I find this letter in Malaysiakini-the independent online news portal that helps you think out of the box-so compellingly convincing that I have to share it with my visitors around the world.
ACA, copies are as good as originals
Oct 26, 07 9:18pm
I find it ridiculous that the Anti-Corruption Agency (ACA) is demanding for Anwar Ibrahim to surrender the original copy of the VK Lingam tape.
What original copy? What do they mean by that?
I doubt if such a copy exists even with Anwar, since the original owner of the copy will most likely has it in his handphone or in a smart card that was used to record the video in the first place, and he had downloaded it to a disc for public display, which has led to the show that had unfurled before us.
Or Anwar could have been given the video by phone or email. So to get the original copy, one has to get the handphone or whatever device the video was recorded on.
I hope that ACA better realises quickly that we are now living in the digital world and not analogue anymore. It is a world of fascinating wonders and 'original copies' of any video recording look the same in form and structure as the subsequent ones. One can make millions of copies of the Lingam tape and none will look any different than the other, and all will look like the original copy.
It is unlike analogue recording where each subsequent copy or transfer of the video will render a lesser quality and this is how the FBI or any organisation trained in electronic and video recording can determine if any video footage is original or not.
Even then, why bother whether the video is original or copy? What the ACA should do is to get on with the show, and deal with the issue at hand, and not the medium.
The FBI did not bother to verify if the photos of the Canadian pedophilia were genuine or fake when they first saw them in the Internet. They acted on the photos even though they were not the originals and the photographer's identity was not determined. Hence, the Canadian was nabbed in Thailand based on the photos that were posted in an anonymous website.
If the FBI had bothered to check to see if the photos were original and demanded that those who had posted them be confirmed, they would not have come to this stage where the culprit is in custody and be charged in court based on the said photos.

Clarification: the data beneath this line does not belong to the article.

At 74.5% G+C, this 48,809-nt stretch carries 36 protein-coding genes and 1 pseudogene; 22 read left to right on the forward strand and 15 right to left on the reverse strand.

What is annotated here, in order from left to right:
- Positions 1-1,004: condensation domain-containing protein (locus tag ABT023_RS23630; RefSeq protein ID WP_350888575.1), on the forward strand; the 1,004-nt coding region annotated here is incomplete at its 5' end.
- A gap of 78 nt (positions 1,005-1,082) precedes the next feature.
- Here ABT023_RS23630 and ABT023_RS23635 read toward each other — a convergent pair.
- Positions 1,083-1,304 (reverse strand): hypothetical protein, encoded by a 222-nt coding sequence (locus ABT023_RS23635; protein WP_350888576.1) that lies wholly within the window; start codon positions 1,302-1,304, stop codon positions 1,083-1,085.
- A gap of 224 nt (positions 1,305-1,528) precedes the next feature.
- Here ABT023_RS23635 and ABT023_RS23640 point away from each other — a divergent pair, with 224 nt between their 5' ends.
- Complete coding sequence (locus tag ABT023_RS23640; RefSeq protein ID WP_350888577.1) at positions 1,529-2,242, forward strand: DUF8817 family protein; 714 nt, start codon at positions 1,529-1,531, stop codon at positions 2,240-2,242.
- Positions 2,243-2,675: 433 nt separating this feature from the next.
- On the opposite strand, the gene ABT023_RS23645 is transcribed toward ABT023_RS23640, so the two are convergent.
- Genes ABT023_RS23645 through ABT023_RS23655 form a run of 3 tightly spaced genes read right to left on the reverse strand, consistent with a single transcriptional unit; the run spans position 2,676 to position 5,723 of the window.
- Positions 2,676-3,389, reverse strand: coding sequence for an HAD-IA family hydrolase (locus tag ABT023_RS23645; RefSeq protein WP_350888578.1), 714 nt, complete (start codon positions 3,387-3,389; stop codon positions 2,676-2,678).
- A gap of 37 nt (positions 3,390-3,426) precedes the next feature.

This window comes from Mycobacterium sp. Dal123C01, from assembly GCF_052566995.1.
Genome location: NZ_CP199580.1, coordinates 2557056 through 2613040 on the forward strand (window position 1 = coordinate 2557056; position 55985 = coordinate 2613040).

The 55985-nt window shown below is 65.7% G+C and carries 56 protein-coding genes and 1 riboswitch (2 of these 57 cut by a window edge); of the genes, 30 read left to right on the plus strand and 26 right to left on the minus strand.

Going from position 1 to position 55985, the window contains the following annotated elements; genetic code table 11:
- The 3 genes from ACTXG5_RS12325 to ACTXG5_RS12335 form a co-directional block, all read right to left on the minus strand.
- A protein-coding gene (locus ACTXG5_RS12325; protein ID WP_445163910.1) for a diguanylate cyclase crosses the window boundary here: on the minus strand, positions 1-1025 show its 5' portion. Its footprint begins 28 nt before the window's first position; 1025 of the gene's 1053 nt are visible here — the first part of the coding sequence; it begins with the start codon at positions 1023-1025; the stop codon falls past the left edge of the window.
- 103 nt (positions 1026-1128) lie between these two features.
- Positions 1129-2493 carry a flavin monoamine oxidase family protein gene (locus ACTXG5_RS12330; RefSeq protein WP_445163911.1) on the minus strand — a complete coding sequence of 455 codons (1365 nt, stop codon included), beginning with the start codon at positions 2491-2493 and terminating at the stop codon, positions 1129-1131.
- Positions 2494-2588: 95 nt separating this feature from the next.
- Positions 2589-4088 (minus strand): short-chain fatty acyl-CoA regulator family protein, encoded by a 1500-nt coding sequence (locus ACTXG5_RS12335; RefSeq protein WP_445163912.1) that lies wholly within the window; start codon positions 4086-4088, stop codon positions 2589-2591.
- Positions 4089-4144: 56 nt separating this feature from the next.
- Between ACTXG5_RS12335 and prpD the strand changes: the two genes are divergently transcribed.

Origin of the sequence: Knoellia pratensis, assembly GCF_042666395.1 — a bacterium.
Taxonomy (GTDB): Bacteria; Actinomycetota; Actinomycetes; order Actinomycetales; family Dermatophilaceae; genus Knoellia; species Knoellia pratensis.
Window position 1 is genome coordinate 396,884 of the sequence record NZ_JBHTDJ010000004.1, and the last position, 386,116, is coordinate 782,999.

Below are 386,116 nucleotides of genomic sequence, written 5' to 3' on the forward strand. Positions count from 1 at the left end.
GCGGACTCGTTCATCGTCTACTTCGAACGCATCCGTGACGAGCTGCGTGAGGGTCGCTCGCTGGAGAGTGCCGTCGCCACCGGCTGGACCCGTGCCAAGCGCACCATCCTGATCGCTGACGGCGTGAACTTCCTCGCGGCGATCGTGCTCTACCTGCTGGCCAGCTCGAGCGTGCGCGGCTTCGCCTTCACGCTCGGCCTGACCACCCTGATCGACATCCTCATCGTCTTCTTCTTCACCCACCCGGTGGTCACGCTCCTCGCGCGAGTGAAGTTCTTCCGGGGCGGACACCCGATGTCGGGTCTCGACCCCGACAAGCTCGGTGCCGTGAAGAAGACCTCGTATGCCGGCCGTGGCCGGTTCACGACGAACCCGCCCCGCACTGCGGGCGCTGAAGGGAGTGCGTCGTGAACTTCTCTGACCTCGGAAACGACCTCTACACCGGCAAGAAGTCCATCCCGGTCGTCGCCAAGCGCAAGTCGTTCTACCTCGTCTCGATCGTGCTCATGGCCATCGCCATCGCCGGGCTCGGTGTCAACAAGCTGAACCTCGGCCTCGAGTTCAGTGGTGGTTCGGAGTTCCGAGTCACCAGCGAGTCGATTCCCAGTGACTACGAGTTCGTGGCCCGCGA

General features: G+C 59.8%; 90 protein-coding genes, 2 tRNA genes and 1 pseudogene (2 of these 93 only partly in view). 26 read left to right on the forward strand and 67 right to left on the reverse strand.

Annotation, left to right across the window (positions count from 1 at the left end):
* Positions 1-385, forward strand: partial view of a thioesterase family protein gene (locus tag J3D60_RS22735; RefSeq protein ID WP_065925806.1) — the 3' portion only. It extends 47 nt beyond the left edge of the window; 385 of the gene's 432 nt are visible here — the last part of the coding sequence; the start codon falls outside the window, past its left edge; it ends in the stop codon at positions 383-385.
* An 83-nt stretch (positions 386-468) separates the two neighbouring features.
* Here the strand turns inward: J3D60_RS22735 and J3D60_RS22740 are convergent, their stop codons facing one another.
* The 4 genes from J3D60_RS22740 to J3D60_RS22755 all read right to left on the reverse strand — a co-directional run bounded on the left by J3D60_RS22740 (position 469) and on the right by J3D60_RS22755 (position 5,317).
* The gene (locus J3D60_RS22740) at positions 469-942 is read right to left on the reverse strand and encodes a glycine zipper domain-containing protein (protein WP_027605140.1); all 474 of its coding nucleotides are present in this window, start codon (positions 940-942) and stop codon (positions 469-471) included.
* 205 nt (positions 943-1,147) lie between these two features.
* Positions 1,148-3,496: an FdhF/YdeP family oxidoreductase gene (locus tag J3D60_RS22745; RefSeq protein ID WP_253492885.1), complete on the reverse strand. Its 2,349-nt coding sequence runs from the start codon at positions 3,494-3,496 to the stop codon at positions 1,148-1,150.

What the ACA should be concerned the most, if they truly want to get on with it, is to find if the 'actor' in the video is original, and not a copy (meaning, a fake Lingam). This can be done very simply by getting Lingam to admit that the person in the video is not him. If he admits that it is him, then there is no need to backtrack in the investigation on the case.
Could the ACA mean that they are looking for the original cameraman who had shot the video? Why must the focus be on him? It should be on the substance and material, not on the medium and worse, the messenger, who in this case is Anwar.
What the ACA is doing is baffling. Even the police readily accept information if it is given to them on paper that does not have any fingerprints and sent in the mail without the sender's identity. And many serious crimes had been solved using information that was given to them by individuals who wish to remain anonymous.
So why does the ACA demand that the source of the video be determined before they could act on it?
Why can't they check with the telecommunications companies for the itemised bills for Lingam's and the senior judge's numbers to see if they had made calls to each other at the stipulated time?
From itemised billings of Lingam's and the judge's and other personalities' handphones, the authorities can find out how many times they had made calls to each other and how frequent their telephone communications were.
So my message to the ACA is - welcome to the digital world.